Kitchen Accomplice- 'Summertime, and the cold soup makin' is easy'

   Summer is time to refashion our notion of how to serve soup. 
   In spite of all the patio ware,  I still prefer to use glass goblets outside.  There is just something about them that seems, well, classy, to me, at least. 
   And the ones I use for soups are the dollar variety stemware that can handle being frosted in the freezer after running them under cold water for a couple of seconds. 
   Once you bring them from the freezer, they develop a pleasing frostiness and if carefully handled by the stem you will not leave fingerprints.  Just scoop in your soup and serve.
   A delicious wintertime soup is the Greek offering, Avgolemono.  It is easily transformed into a summer specialty by simply cooling and refrigerating. 
   Your blender or food processor will make sure it is a good consistency for consuming without a spoon – and it is wonderfully delicious for patio dining in the summer. 
   And for the kids at the party, frost up some ceramic mugs that will be easier for them to deal with. 
   A snip of fresh dill on the top is all it takes.

Chilled and Dilled Avgolemono Soup
In the Greek, soup known as avgolemono ("ahv-go-LEH-mo-no") humble ingredients—chicken broth, lemon juice, eggs, a small amount of rice are all there is to it.

   4 cups chicken stock
   1/4 cup medium-or long-grain white rice
   2 large eggs
   3 tablespoons fresh lemon juice
   1 scallion green, thinly sliced
   2 tablespoons chopped dill

   Simmer stock and rice in a heavy medium saucepan, covered, until rice is very tender, about 30 minutes.
   Purée mixture in a blender (use caution when blending hot liquids).
   Whisk eggs together in a medium bowl. Gradually whisk in hot stock mixture.
   Return to saucepan and cook over medium heat, stirring constantly with a wooden spoon, until soup registers 170°F on an instant-read thermometer.
   Strain soup through a fine-mesh sieve into a metal bowl.
   Stir in lemon juice, then quick-chill in an ice bath, stirring occasionally, until cold.
   Stir in scallion, dill, and salt and pepper to taste.
   This soup can be made two days ahead and chilled.
   Yield: Makes 4 servings; active time: 45 minutes; total time: 1 1/4 hours.
   Julia Child’s potato and leek soup – Vichyssoise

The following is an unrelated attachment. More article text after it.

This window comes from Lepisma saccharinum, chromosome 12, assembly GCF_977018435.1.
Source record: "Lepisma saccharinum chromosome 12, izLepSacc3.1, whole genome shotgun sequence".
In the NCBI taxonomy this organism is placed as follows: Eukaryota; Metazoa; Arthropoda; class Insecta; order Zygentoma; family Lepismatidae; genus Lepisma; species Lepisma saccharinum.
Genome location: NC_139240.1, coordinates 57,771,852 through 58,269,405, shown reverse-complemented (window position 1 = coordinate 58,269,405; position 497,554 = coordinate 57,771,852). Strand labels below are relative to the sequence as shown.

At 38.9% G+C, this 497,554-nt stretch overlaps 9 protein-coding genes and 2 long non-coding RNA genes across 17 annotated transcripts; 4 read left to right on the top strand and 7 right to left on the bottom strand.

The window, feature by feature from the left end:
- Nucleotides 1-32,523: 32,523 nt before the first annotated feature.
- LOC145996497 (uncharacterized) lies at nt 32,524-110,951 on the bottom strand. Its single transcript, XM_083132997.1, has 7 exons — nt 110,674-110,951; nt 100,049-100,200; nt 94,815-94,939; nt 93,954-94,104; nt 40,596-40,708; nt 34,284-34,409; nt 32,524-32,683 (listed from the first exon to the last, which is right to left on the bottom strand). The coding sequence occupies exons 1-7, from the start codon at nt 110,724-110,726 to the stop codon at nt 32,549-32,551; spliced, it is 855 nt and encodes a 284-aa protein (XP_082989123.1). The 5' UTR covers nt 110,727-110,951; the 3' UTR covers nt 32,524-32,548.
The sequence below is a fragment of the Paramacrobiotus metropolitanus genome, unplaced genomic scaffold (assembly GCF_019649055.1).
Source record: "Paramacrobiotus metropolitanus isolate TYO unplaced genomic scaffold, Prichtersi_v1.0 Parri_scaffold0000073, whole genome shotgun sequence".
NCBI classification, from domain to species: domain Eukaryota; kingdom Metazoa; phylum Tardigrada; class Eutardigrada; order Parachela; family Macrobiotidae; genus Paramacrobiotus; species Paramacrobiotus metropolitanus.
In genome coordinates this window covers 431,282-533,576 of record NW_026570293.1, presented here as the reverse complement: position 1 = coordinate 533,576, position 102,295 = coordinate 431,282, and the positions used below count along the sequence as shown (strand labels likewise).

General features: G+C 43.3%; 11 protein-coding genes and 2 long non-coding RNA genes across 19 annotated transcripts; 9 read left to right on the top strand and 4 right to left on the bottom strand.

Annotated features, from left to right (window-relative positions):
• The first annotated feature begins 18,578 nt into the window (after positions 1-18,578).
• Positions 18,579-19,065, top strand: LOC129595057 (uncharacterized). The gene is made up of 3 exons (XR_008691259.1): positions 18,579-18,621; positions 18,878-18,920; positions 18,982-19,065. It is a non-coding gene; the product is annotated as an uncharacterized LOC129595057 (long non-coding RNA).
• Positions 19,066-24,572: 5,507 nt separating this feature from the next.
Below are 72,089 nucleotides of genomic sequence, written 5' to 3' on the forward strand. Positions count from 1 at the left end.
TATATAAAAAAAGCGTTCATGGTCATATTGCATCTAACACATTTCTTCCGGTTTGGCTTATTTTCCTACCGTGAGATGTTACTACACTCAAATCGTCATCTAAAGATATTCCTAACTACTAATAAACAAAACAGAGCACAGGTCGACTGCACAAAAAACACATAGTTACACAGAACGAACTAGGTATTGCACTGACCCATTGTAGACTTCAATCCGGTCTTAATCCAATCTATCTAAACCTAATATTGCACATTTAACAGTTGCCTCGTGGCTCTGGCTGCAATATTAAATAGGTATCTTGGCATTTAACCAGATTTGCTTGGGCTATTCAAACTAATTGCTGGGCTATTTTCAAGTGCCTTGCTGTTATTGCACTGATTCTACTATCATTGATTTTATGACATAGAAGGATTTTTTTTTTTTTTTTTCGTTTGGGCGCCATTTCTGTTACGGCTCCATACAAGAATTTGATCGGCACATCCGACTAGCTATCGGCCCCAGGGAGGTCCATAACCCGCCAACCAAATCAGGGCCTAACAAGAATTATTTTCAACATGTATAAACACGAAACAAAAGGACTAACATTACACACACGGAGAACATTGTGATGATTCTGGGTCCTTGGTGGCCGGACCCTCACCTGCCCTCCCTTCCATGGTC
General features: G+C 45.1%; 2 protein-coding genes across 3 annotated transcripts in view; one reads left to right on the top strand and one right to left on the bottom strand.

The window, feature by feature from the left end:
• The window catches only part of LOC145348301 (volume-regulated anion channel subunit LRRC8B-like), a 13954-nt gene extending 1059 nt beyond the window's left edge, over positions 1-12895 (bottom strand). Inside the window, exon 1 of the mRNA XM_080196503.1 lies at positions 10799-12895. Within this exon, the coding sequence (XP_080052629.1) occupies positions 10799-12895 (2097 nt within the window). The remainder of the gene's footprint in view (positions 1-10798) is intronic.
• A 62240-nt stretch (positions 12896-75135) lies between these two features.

“Here is the mother of the family in all her simplicity.
   “You'll note there's no chicken stock here, just water, leeks, potatoes, and salt in the soup base. However, you may include chicken stock if you wish, and you may certainly include milk.
   “A bit of cream at the end is a nourishing touch, but by no means necessary.” -- Julia Child from The Way to Cook , Alfred A. Knopf.

   4 cups sliced leeks, white part only
   4 cups diced potatoes, old or baking potatoes recommended
   6 to 7 cups water
   1 1/2 to 2 teaspoons salt or to taste
   1/2 cup or more sour cream, heavy cream, or crème fraîche, optional
   1 Tablespoon fresh chives or parsley, minced
   Special equipment suggested:  A heavy-bottomed 3-quart saucepan with cover. If you are not puréeing the soup, cut the vegetables rather neatly.

   Bring the leeks, potatoes and water to the boil in the saucepan. Salt lightly, cover partially, and simmer 20-30 minutes, or until the vegetables are tender.
   Purée the soup if you wish.
   Taste, and correct seasoning.
   After chilling the soup, you may wish to stir in a little more cream. Taste carefully again, and correct the seasoning.
   Top each serving with a sprinkle of chives or parsley.
   Yield: 6-8 servings, about 2 1/2 quarts.

Judge Kirkendall is a retired probate judge. He has taught cooking classes for more than 25 years at various cooking schools in the Ann Arbor area and has himself attended classes at Cordon Bleu and La Varenne in Paris, as well as schools in New York, New Orleans and San Francisco. 
He is past president of the National College of Probate Judges and can be reached at


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